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Army chief of chaplains visits alma mater

LOUISVILLE, Ky. (BP)–Maj. Gen. Douglas Carver, the U.S. Army’s chief of chaplains and a graduate of Southern Baptist Theological Seminary, challenged students to passionately serve God and to pray for the military during a chapel service at the Louisville, Ky., campus.

If God matters, it should show through a person’s passionate prayer, praise and service, Carver said.

“Does God matter to you? If He matters to us we need to always recommit ourselves to be passionate for Him in the good times and bad,” Carver said. “All of the seasons of our life are in His hands. We must praise Him with a pure and holy heart. We must love Him intently, with our mind, body, spirit, soul and strength. And may we never forget to pray for others.

“Let’s continue to pray for our brave men and women in uniform,” Carver said. “They faithfully protect and defend the freedom of our great nation, standing watch 24/7.”

Carver was appointed the Army’s 22nd chief of chaplains last July. The Georgia native earned a master of divinity from Southern Seminary, a bachelor of arts in religious studies from the University of Tennessee and a master of science in strategic studies from the Army War College in Carlisle, Pa.

Seminary President R. Albert Mohler Jr. welcomed Carver to the campus for his March 25 visit and thanked him for his faithful ministry of the Gospel.

Mohler said Carver “represents thousands of military chaplains serving around the world. With so much on our minds and hearts, with so many hundreds of thousands of United States military personnel serving all over the world, with millions of men and women in uniform … what a debt we owe Gen. Carver [and those he represents] who serve on that mission field.”

In 1973, Carver was recognized as a distinguished military graduate and appointed as a regular Army officer in the field artillery branch of the Army. After serving on active duty for six years, he resigned his commission to enter the ministry. He subsequently was commissioned as an Army chaplain in 1984. An ordained Southern Baptist minister, Carver has pastored churches in Kentucky, Colorado and Virginia.

Carver’s military awards include the Legion of Merit, Bronze Star, Meritorious Service Medal and Ranger Tab. He received the Clyde T. Francisco Preaching Award in 1982 from Southern. In 1995, he received the Witherspoon Chaplain’s Award from the Layman’s National Bible Association for outstanding service rendered by a military chaplain in the promotion of Bible reading and study among military families.

Carver noted that he was in the Middle East five years ago at the beginning of the war in Iraq. The United States recently lost its 4,000th service member in the war, and Carver said he is often asked about the morale of troops serving in the conflict overseas.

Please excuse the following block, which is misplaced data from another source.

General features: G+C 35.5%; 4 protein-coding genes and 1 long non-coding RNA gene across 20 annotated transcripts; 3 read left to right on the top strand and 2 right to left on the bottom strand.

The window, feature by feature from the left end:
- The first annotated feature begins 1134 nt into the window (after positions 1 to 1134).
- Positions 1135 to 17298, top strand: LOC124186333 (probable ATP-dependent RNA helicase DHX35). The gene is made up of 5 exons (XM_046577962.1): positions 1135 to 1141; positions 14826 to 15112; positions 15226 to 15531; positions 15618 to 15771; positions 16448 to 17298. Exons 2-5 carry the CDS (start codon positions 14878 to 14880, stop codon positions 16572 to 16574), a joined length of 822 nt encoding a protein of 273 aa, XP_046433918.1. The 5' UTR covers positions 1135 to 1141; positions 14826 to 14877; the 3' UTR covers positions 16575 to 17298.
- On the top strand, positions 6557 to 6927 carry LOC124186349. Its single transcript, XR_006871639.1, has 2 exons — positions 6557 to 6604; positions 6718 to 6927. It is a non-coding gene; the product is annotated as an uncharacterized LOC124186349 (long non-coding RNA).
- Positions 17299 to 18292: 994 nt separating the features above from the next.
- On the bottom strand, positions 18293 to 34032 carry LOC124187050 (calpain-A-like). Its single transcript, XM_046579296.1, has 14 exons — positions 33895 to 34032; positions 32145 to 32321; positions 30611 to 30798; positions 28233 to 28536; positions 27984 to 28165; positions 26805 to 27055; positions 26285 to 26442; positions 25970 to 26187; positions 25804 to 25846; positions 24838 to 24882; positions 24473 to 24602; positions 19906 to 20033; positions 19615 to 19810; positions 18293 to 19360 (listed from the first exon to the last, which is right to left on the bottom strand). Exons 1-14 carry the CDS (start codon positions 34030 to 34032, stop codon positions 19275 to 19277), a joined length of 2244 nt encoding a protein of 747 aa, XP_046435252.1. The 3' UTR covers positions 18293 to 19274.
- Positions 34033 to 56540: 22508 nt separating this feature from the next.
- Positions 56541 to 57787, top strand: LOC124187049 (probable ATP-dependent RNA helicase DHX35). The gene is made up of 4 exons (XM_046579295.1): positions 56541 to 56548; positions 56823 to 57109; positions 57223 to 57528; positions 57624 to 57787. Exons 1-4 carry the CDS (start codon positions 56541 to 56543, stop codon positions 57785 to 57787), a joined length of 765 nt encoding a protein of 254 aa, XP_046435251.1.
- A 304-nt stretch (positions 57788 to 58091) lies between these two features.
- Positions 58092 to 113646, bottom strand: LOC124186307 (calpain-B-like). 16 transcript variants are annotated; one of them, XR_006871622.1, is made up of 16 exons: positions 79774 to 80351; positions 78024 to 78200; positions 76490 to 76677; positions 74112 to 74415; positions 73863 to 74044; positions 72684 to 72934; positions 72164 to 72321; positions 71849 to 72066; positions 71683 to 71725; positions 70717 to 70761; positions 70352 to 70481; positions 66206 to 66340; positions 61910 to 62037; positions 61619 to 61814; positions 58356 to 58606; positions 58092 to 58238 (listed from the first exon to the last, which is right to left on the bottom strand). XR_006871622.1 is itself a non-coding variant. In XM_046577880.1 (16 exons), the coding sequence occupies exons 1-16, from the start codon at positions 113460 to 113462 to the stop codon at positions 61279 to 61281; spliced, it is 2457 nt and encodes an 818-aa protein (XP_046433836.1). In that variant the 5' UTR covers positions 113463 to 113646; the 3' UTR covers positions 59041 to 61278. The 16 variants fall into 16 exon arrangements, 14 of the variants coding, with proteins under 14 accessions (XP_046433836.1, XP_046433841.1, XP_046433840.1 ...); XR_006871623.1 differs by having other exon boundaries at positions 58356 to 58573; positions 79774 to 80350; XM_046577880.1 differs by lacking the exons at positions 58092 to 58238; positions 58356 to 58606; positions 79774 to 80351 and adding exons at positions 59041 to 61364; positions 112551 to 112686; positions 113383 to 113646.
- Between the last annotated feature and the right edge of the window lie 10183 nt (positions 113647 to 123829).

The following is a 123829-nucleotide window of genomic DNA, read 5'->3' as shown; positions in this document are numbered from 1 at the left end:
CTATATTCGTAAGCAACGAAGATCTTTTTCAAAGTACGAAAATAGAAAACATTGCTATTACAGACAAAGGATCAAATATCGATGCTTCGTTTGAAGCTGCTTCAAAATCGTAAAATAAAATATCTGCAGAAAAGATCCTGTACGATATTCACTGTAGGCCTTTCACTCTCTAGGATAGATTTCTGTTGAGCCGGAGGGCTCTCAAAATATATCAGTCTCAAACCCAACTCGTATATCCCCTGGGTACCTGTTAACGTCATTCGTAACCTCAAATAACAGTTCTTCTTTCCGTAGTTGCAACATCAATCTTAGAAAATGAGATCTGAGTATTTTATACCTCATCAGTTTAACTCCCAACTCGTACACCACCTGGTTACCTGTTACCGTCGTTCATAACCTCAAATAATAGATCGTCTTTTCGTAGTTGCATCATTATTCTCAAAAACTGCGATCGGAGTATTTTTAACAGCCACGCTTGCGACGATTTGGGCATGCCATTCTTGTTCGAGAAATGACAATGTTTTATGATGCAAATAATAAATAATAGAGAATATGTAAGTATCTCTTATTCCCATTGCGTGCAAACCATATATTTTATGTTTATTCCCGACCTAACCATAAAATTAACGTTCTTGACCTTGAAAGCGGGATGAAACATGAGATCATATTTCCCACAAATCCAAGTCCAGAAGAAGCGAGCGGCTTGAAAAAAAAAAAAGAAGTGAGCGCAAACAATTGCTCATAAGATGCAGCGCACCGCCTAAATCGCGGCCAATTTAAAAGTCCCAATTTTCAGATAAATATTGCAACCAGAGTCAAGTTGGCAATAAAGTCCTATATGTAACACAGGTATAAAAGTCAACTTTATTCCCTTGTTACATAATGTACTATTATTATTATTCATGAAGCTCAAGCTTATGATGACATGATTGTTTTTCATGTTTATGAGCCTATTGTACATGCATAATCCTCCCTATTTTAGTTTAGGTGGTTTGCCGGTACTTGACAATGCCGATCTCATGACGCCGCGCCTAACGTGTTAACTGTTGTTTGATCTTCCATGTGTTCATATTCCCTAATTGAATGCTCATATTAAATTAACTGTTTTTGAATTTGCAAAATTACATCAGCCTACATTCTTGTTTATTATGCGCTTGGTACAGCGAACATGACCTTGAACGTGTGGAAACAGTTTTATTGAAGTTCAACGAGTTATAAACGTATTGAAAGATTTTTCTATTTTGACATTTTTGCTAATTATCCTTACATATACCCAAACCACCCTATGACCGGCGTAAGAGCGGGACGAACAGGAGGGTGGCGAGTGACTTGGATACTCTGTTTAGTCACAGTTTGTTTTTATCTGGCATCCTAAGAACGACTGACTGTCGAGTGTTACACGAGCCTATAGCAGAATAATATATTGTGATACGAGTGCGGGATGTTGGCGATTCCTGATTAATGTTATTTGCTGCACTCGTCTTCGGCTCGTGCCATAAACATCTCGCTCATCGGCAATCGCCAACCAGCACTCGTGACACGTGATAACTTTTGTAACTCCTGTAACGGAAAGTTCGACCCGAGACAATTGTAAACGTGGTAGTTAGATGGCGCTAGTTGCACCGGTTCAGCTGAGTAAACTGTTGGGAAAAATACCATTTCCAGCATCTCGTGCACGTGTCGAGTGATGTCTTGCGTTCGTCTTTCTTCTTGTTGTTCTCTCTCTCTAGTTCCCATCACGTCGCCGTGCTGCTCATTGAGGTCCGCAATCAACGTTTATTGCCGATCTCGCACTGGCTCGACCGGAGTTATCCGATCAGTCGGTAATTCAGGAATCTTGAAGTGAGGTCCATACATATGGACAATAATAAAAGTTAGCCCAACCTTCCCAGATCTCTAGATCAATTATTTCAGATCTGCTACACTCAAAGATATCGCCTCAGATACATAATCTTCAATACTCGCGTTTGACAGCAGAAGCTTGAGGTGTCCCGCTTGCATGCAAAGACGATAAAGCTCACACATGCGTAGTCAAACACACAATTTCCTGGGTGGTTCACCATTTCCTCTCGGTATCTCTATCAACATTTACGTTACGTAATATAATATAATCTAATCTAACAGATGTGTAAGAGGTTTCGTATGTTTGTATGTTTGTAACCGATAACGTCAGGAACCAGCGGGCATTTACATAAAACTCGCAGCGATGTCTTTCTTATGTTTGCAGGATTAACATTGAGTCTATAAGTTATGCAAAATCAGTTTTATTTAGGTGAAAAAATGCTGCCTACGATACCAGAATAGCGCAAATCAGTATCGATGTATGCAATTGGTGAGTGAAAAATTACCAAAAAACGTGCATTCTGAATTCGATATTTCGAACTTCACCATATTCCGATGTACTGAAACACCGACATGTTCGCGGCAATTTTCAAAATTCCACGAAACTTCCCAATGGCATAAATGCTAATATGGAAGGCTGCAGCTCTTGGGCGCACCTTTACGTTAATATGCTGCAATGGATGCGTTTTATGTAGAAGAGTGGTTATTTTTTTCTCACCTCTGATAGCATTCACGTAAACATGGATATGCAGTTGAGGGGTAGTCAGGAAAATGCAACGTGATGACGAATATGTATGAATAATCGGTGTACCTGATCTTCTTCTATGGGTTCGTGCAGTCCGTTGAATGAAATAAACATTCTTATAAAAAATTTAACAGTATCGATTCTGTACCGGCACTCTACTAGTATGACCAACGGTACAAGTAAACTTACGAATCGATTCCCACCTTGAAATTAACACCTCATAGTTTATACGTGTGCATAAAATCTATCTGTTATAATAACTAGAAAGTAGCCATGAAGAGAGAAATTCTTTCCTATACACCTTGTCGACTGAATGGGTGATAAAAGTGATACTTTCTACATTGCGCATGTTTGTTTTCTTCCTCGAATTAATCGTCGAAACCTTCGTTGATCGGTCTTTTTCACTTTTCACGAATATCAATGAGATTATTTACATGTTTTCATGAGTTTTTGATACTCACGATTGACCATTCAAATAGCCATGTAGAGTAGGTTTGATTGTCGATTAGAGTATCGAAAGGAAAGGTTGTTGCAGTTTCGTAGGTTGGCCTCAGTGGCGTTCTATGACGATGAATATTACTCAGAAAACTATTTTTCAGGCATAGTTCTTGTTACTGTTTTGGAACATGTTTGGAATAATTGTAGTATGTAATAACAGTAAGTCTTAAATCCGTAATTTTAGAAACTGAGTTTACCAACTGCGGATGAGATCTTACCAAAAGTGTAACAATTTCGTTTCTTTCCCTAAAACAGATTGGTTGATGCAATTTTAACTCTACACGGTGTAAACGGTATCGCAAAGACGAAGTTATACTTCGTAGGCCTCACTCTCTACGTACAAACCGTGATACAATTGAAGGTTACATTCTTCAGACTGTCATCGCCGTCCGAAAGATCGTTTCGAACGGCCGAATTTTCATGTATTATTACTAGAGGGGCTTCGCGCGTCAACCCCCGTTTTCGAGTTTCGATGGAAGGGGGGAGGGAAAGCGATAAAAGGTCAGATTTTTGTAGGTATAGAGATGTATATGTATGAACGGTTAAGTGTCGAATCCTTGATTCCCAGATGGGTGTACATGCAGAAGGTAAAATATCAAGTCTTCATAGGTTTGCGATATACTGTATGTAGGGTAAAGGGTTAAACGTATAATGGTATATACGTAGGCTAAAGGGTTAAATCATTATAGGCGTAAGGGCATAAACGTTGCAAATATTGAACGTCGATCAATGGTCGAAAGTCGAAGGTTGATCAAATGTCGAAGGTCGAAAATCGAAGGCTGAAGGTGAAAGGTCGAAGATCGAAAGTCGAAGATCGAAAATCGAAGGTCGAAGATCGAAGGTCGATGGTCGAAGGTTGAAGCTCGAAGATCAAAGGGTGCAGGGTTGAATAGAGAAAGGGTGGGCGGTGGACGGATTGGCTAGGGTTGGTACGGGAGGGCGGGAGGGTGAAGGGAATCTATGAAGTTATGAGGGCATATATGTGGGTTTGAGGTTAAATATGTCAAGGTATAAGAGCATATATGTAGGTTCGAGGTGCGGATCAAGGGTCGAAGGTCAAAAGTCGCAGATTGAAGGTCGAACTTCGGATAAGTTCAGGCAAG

“Having made frequent trips to Afghanistan and Iraq, I can honestly make this simple statement: God matters to our service members,” Carver said. “God matters so much to soldiers, sailors, airmen, Marines and coastguardsmen. They are not shy about their faith. They are not afraid or prevented from praying in Jesus’ name or the name of their particular choice. They are not bashful about their faith.”

Mohler prayed for chaplains, military servicemen and servicewomen and the families of military personnel, and he said each of the 4,000 service members who have died in the war willingly sacrificed their lives.

“[March 23] marked the fifth anniversary of the war in Iraq and the 4,000th casualty was recently reported,” Mohler said. “I was very frustrated that on the television news programs all day Sunday, [the war] was instantly turned into a political question, and I wondered when someone was going to stop and say, ‘Those are 4,000 human beings made in the image of God who gave their lives willingly.’

“It seems incomprehensible that something like this could happen without a nation saying, ‘Thank you,’ especially to the families and loved ones of those who have fallen in battle,” Mohler said. “One of my humble reflections this morning is that I have never been in a bunker. And I realized this morning how many thousands of our fellow citizens — brothers and sisters and fathers and cousins — are facing something we never have to face. I’m sure no words can fully express [what they are going through].”

Carver said when believers pray to God and praise Him in every situation it changes their hearts.

“It is kind of sad and pathetic that we wait until those ‘concrete bunker moments’ to cry out to God,” he said. “The Lord would want us to have that same sort of passion all the time.”
Garrett E. Wishall is a writer for Southern Baptist Theological Seminary.

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  • Garrett E. Wishall